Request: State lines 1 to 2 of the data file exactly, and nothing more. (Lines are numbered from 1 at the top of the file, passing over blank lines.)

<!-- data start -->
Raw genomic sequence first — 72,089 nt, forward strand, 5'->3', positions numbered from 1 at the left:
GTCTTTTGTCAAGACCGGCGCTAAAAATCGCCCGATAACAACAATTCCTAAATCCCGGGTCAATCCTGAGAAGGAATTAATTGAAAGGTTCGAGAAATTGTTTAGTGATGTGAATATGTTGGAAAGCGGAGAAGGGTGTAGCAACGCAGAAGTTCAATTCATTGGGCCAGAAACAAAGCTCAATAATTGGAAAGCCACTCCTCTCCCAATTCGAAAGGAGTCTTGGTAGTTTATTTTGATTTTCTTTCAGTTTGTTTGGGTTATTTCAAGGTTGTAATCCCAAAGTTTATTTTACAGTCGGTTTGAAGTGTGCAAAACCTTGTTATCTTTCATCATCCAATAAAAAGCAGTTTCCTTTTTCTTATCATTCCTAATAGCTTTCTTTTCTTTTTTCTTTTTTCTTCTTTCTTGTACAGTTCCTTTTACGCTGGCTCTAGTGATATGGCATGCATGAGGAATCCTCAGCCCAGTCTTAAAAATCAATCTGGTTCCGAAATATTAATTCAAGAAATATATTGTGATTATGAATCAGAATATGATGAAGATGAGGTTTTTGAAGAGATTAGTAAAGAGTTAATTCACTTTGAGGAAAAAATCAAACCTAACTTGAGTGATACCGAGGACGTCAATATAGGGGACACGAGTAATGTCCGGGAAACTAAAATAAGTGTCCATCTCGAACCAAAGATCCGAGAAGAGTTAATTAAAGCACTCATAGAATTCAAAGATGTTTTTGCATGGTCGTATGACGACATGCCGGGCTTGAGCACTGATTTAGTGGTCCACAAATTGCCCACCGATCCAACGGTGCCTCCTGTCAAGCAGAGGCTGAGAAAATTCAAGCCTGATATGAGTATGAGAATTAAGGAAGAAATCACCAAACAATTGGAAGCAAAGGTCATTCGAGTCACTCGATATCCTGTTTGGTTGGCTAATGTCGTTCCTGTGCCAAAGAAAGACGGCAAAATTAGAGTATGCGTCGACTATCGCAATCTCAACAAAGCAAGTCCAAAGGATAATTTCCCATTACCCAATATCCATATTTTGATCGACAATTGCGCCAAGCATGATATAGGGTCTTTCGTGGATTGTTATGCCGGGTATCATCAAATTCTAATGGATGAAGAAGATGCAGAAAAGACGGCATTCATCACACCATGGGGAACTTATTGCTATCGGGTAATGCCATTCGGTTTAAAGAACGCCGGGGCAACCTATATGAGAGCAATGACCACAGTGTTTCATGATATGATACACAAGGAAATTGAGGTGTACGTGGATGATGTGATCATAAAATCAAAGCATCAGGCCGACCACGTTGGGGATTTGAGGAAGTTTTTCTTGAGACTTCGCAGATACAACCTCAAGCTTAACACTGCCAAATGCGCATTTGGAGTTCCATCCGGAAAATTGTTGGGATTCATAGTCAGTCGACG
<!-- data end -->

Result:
Raw genomic sequence first — 72,089 nt, forward strand, 5'->3', positions numbered from 1 at the left:
GTCTTTTGTCAAGACCGGCGCTAAAAATCGCCCGATAACAACAATTCCTAAATCCCGGGTCAATCCTGAGAAGGAATTAATTGAAAGGTTCGAGAAATTGTTTAGTGATGTGAATATGTTGGAAAGCGGAGAAGGGTGTAGCAACGCAGAAGTTCAATTCATTGGGCCAGAAACAAAGCTCAATAATTGGAAAGCCACTCCTCTCCCAATTCGAAAGGAGTCTTGGTAGTTTATTTTGATTTTCTTTCAGTTTGTTTGGGTTATTTCAAGGTTGTAATCCCAAAGTTTATTTTACAGTCGGTTTGAAGTGTGCAAAACCTTGTTATCTTTCATCATCCAATAAAAAGCAGTTTCCTTTTTCTTATCATTCCTAATAGCTTTCTTTTCTTTTTTCTTTTTTCTTCTTTCTTGTACAGTTCCTTTTACGCTGGCTCTAGTGATATGGCATGCATGAGGAATCCTCAGCCCAGTCTTAAAAATCAATCTGGTTCCGAAATATTAATTCAAGAAATATATTGTGATTATGAATCAGAATATGATGAAGATGAGGTTTTTGAAGAGATTAGTAAAGAGTTAATTCACTTTGAGGAAAAAATCAAACCTAACTTGAGTGATACCGAGGACGTCAATATAGGGGACACGAGTAATGTCCGGGAAACTAAAATAAGTGTCCATCTCGAACCAAAGATCCGAGAAGAGTTAATTAAAGCACTCATAGAATTCAAAGATGTTTTTGCATGGTCGTATGACGACATGCCGGGCTTGAGCACTGATTTAGTGGTCCACAAATTGCCCACCGATCCAACGGTGCCTCCTGTCAAGCAGAGGCTGAGAAAATTCAAGCCTGATATGAGTATGAGAATTAAGGAAGAAATCACCAAACAATTGGAAGCAAAGGTCATTCGAGTCACTCGATATCCTGTTTGGTTGGCTAATGTCGTTCCTGTGCCAAAGAAAGACGGCAAAATTAGAGTATGCGTCGACTATCGCAATCTCAACAAAGCAAGTCCAAAGGATAATTTCCCATTACCCAATATCCATATTTTGATCGACAATTGCGCCAAGCATGATATAGGGTCTTTCGTGGATTGTTATGCCGGGTATCATCAAATTCTAATGGATGAAGAAGATGCAGAAAAGACGGCATTCATCACACCATGGGGAACTTATTGCTATCGGGTAATGCCATTCGGTTTAAAGAACGCCGGGGCAACCTATATGAGAGCAATGACCACAGTGTTTCATGATATGATACACAAGGAAATTGAGGTGTACGTGGATGATGTGATCATAAAATCAAAGCATCAGGCCGACCACGTTGGGGATTTGAGGAAGTTTTTCTTGAGACTTCGCAGATACAACCTCAAGCTTAACACTGCCAAATGCGCATTTGGAGTTCCATCCGGAAAATTGTTGGGATTCATAGTCAGTCGACG